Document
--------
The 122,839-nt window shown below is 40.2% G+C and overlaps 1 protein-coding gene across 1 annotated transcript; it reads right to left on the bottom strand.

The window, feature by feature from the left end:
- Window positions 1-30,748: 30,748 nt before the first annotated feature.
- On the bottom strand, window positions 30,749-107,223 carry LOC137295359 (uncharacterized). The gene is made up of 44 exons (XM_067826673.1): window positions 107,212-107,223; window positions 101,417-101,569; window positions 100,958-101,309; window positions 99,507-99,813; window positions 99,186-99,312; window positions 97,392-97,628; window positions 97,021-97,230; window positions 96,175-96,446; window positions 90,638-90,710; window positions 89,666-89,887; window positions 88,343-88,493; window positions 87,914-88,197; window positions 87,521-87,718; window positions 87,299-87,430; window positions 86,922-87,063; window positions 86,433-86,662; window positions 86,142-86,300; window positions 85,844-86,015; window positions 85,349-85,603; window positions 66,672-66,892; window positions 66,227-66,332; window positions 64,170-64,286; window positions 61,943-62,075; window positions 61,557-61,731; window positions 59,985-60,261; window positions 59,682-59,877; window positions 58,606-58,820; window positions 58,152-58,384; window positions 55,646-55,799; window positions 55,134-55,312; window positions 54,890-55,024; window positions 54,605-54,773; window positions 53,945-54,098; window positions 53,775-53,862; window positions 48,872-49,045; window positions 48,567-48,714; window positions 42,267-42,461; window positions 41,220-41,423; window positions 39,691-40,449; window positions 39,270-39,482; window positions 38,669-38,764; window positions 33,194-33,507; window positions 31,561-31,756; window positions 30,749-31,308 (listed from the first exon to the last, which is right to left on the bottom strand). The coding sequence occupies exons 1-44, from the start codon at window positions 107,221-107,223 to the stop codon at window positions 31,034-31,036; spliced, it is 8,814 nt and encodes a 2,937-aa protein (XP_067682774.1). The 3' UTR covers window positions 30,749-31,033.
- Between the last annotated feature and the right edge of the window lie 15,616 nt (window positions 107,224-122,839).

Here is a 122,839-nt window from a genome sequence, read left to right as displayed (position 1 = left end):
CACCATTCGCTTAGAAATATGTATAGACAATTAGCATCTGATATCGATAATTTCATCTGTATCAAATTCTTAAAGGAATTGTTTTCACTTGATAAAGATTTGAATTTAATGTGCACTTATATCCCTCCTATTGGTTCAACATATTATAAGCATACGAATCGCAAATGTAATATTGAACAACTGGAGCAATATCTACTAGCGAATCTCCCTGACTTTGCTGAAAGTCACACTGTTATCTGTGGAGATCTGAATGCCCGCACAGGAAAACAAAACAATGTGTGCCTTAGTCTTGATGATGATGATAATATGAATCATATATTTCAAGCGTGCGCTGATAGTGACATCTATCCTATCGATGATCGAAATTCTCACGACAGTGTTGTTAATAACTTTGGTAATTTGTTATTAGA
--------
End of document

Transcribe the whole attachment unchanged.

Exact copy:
The 122,839-nt window shown below is 40.2% G+C and overlaps 1 protein-coding gene across 1 annotated transcript; it reads right to left on the bottom strand.

The window, feature by feature from the left end:
- Window positions 1-30,748: 30,748 nt before the first annotated feature.
- On the bottom strand, window positions 30,749-107,223 carry LOC137295359 (uncharacterized). The gene is made up of 44 exons (XM_067826673.1): window positions 107,212-107,223; window positions 101,417-101,569; window positions 100,958-101,309; window positions 99,507-99,813; window positions 99,186-99,312; window positions 97,392-97,628; window positions 97,021-97,230; window positions 96,175-96,446; window positions 90,638-90,710; window positions 89,666-89,887; window positions 88,343-88,493; window positions 87,914-88,197; window positions 87,521-87,718; window positions 87,299-87,430; window positions 86,922-87,063; window positions 86,433-86,662; window positions 86,142-86,300; window positions 85,844-86,015; window positions 85,349-85,603; window positions 66,672-66,892; window positions 66,227-66,332; window positions 64,170-64,286; window positions 61,943-62,075; window positions 61,557-61,731; window positions 59,985-60,261; window positions 59,682-59,877; window positions 58,606-58,820; window positions 58,152-58,384; window positions 55,646-55,799; window positions 55,134-55,312; window positions 54,890-55,024; window positions 54,605-54,773; window positions 53,945-54,098; window positions 53,775-53,862; window positions 48,872-49,045; window positions 48,567-48,714; window positions 42,267-42,461; window positions 41,220-41,423; window positions 39,691-40,449; window positions 39,270-39,482; window positions 38,669-38,764; window positions 33,194-33,507; window positions 31,561-31,756; window positions 30,749-31,308 (listed from the first exon to the last, which is right to left on the bottom strand). The coding sequence occupies exons 1-44, from the start codon at window positions 107,221-107,223 to the stop codon at window positions 31,034-31,036; spliced, it is 8,814 nt and encodes a 2,937-aa protein (XP_067682774.1). The 3' UTR covers window positions 30,749-31,033.
- Between the last annotated feature and the right edge of the window lie 15,616 nt (window positions 107,224-122,839).

Here is a 122,839-nt window from a genome sequence, read left to right as displayed (position 1 = left end):
CACCATTCGCTTAGAAATATGTATAGACAATTAGCATCTGATATCGATAATTTCATCTGTATCAAATTCTTAAAGGAATTGTTTTCACTTGATAAAGATTTGAATTTAATGTGCACTTATATCCCTCCTATTGGTTCAACATATTATAAGCATACGAATCGCAAATGTAATATTGAACAACTGGAGCAATATCTACTAGCGAATCTCCCTGACTTTGCTGAAAGTCACACTGTTATCTGTGGAGATCTGAATGCCCGCACAGGAAAACAAAACAATGTGTGCCTTAGTCTTGATGATGATGATAATATGAATCATATATTTCAAGCGTGCGCTGATAGTGACATCTATCCTATCGATGATCGAAATTCTCACGACAGTGTTGTTAATAACTTTGGTAATTTGTTATTAGA